“…A pie called macaroni, which appeared to be a rich crust filled with onions or shallots, which I took it to be, tasted very strong, and not very agreeable. Mr. Lewis told me there was none in it; it was an Italian dish, and what appeared like onions were made of flour and butter, with particularly strong liquor mixed in them.”
Archive for the 'pasta' Category
Well, it’s Wednesday, and Wednesday means Lost and Top Chef. So tonight turned into an impromptu debut dinner party with the arrival of my boyfriend and two friends. And it went well–very well.
Chef Fabio Trabocchi prepared a gnocchi recipe, exceptional in it’s preparation of the potatoes, which are placed in a dutch oven with hay, and left to smoke and smolder on a stove top. The result is a potato that is infused with the smokey flavor of a dish cooked over an open fire. The recipe also calls for the addition of a pinch of nutmeg, a flavour very common to 19th century cooking.
When I took a bite of the tender potato dumplings, the combination of the nutmeg and the smokiness instantly transported me back to my time at a living history museum, and the hearth-cooked meals we would prepare. This is a dish I would dub “Temporal Fusion Cuisine,” a phrase I coined to describe food which relies heavily on flavors or techniques from culinary history, and combines it with contemporary culinary culture. Although Trabocchi did infuse the hearth-cooked flavor intentionally, I don’t think he intended the strong references to 19th century American cookery that this dish contains. Additionally, it was incredibly delicious, and I encourage the home chef to give this one a whirl.
You can get the full recipe here, and watch Trabocchi prepare the dish in the video below.
On the subject of broth, Juliet Corson has this to say:
“I wish to call your attention to the following important fact. The hardy and thrifty working classes of France, the country where the most rigid economy in regard to food is practiced, never use tea or coffee for breakfast, and seldom use milk. Their food and drink is BROTH.”
With this is mind, I pulled last night’s broth from the refrigerator, and poured it into a mug to be reheated in the microwave. It smelled like farts, and there was some sludgy stuff on the bottom I decided I couldn’t stomach, so I threw that out. I added a little water to thin the rest out.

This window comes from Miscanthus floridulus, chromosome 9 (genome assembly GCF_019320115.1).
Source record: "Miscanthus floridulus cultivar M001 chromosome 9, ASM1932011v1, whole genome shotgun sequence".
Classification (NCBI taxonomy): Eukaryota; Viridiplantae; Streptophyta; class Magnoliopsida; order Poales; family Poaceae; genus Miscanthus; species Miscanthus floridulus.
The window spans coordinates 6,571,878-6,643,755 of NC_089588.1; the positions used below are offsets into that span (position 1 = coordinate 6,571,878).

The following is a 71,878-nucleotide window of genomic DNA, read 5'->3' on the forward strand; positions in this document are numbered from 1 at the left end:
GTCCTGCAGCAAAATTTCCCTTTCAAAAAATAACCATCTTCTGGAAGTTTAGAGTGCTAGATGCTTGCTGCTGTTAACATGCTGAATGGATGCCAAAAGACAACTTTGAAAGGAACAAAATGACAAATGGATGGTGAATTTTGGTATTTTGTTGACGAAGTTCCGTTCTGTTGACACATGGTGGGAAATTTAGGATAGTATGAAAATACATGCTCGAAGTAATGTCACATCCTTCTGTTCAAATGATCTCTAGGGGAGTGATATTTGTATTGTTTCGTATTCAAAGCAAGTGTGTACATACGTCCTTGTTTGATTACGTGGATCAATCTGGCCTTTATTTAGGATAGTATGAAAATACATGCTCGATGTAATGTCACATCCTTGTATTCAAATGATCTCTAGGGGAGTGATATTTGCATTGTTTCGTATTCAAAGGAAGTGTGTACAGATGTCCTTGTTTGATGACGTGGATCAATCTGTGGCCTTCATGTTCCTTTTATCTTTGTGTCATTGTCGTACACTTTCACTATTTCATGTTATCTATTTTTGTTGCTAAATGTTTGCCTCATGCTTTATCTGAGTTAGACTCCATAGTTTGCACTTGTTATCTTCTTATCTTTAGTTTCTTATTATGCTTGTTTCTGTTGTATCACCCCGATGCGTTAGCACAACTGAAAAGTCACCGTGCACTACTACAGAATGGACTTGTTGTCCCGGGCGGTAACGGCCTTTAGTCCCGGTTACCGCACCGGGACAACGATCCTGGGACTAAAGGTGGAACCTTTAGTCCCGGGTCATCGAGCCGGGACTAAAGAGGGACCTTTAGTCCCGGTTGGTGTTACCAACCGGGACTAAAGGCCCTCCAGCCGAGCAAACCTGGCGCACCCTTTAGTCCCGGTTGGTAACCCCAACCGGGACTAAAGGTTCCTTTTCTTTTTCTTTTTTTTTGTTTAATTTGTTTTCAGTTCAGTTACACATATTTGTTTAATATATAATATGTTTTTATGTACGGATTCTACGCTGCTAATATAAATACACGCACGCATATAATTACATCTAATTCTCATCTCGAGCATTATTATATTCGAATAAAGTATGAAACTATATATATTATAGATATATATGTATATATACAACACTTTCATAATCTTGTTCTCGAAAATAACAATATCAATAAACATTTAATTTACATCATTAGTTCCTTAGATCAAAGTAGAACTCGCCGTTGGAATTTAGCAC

I toasted a slice of bread as well, from a loaf of fresh-baked Italian bread that cost .99 cents. It works out to about .07 cents a slice.
All in all, the broth wasn’t bad. It tasted like a rich soup, which is not necessary what I want to eat first thing in the morning, but it made the hunger headache I’ve had since last night go away. I felt full, but not really satisfied. I give breakfast broth a B+, although I think it will grow on me.
Cost: .07 cents.
Lunch: Baked Beans
I decided it wasn’t cost effective to make baked beans from scratch, as it was very labor intensive and used many items that I don’t usually have in my pantry. So instead, I opened a can of Campbell’s Brown Sugar and Bacon Baked Beans, cost .59 cents. Done and done.
Cost: .59 cents
Supper: Macaroni with Cheese
“Boil half a pound of macaroni…put it into a pudding dish in layers with quarter of a pound of cheese, (cost four cents,) grated and mixed between the layers; season it with pepper and salt to taste; put a very little butter and some bread crumbs over it, and brown it in the oven. It will make just as hearty and strengthening a meal as meat, and will cost about twelve cents.”
Ms. Corson suggests boiling the macaroni with an onion in the water; I have also read other recipes in which you add Mace, a spice made from the shell of the nutmeg. Mace has got a real kick to it, and is often hard to find in modern grocery stores. I’ve decided to add 1/2 tsp of red pepper flakes to impart a similar flavor.
My roommates were home, so I made a full recipe following Ms. Corson’s directions. 8 oz of macaroni costs about .80 cents, and 1/4 lb of cheddar cheese costs about $1.50. I also used 1/8 stick butter (.15 cents) and a sprinkling of bread crumbs which I had in my pantry. The recipe makes about four adult-sized servings, at a cost of .61 cents each. With enough salt and pepper, it was tastey and fairly flavourful.
Cost: .61 cents
I also ate one apple (.33 cents) and half of a lemon (.12 cents)
Day 2 Total Cost: $1.72
Approximate Calories Consumed: 995
Cost to Date: $4.06-$4.60
Note that all prices are based on a New York grocery store; they will vary by location. Today was better, although for the most part I feel headachey and and somewhat nauseous. I couldn’t imagine doing 12-14 hours of heavy labor on this diet; but I supposed sometimes you just do what you gotta do.